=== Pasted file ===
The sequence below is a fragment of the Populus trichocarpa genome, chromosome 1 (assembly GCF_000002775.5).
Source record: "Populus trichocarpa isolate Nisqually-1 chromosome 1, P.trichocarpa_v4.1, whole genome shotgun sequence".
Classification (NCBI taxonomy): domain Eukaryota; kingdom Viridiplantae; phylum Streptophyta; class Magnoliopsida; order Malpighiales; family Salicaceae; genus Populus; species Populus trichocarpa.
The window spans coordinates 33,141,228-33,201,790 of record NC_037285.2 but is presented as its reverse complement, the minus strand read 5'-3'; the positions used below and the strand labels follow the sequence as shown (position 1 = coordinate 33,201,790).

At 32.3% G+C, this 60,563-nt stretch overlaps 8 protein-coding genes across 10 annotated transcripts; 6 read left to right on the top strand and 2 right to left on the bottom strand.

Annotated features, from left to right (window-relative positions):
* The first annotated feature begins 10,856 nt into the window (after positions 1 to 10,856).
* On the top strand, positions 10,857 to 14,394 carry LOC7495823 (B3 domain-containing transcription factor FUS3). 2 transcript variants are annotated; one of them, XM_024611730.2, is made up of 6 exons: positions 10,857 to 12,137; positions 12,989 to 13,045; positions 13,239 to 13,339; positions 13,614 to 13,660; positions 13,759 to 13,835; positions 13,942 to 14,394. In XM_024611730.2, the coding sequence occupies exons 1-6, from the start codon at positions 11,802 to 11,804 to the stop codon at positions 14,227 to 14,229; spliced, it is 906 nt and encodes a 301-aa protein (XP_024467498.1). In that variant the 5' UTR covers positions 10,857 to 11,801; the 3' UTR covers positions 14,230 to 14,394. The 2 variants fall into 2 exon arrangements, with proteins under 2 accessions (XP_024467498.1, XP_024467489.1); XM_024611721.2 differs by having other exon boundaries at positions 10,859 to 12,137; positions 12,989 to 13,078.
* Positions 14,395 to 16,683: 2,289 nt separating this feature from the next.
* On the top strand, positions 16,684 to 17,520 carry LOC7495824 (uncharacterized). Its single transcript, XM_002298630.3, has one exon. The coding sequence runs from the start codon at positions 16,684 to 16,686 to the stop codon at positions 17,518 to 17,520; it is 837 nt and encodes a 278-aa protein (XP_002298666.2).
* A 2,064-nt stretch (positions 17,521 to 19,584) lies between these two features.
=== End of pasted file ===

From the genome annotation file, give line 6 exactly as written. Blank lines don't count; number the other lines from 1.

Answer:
Annotated features, from left to right (window-relative positions):